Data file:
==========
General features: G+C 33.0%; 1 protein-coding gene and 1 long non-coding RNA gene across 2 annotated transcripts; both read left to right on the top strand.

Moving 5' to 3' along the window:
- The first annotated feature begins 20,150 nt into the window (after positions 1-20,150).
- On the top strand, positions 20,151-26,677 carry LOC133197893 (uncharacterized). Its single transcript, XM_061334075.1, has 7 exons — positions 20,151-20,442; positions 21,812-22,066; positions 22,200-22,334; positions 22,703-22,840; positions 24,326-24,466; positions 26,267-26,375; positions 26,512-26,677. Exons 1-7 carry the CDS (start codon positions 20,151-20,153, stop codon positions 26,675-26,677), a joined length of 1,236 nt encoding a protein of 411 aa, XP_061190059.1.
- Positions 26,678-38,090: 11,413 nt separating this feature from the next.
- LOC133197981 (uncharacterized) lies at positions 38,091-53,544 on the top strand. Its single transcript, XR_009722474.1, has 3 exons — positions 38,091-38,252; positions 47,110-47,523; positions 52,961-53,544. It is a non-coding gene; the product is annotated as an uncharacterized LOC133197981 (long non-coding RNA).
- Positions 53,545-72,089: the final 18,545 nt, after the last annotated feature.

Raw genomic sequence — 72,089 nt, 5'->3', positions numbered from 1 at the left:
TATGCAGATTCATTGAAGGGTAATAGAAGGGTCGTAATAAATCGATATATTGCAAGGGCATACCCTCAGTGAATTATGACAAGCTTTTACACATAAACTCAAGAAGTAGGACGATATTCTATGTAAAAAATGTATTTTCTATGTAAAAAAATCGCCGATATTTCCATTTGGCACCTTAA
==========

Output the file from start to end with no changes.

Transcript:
General features: G+C 33.0%; 1 protein-coding gene and 1 long non-coding RNA gene across 2 annotated transcripts; both read left to right on the top strand.

Moving 5' to 3' along the window:
- The first annotated feature begins 20,150 nt into the window (after positions 1-20,150).
- On the top strand, positions 20,151-26,677 carry LOC133197893 (uncharacterized). Its single transcript, XM_061334075.1, has 7 exons — positions 20,151-20,442; positions 21,812-22,066; positions 22,200-22,334; positions 22,703-22,840; positions 24,326-24,466; positions 26,267-26,375; positions 26,512-26,677. Exons 1-7 carry the CDS (start codon positions 20,151-20,153, stop codon positions 26,675-26,677), a joined length of 1,236 nt encoding a protein of 411 aa, XP_061190059.1.
- Positions 26,678-38,090: 11,413 nt separating this feature from the next.
- LOC133197981 (uncharacterized) lies at positions 38,091-53,544 on the top strand. Its single transcript, XR_009722474.1, has 3 exons — positions 38,091-38,252; positions 47,110-47,523; positions 52,961-53,544. It is a non-coding gene; the product is annotated as an uncharacterized LOC133197981 (long non-coding RNA).
- Positions 53,545-72,089: the final 18,545 nt, after the last annotated feature.

Raw genomic sequence — 72,089 nt, 5'->3', positions numbered from 1 at the left:
TATGCAGATTCATTGAAGGGTAATAGAAGGGTCGTAATAAATCGATATATTGCAAGGGCATACCCTCAGTGAATTATGACAAGCTTTTACACATAAACTCAAGAAGTAGGACGATATTCTATGTAAAAAATGTATTTTCTATGTAAAAAAATCGCCGATATTTCCATTTGGCACCTTAA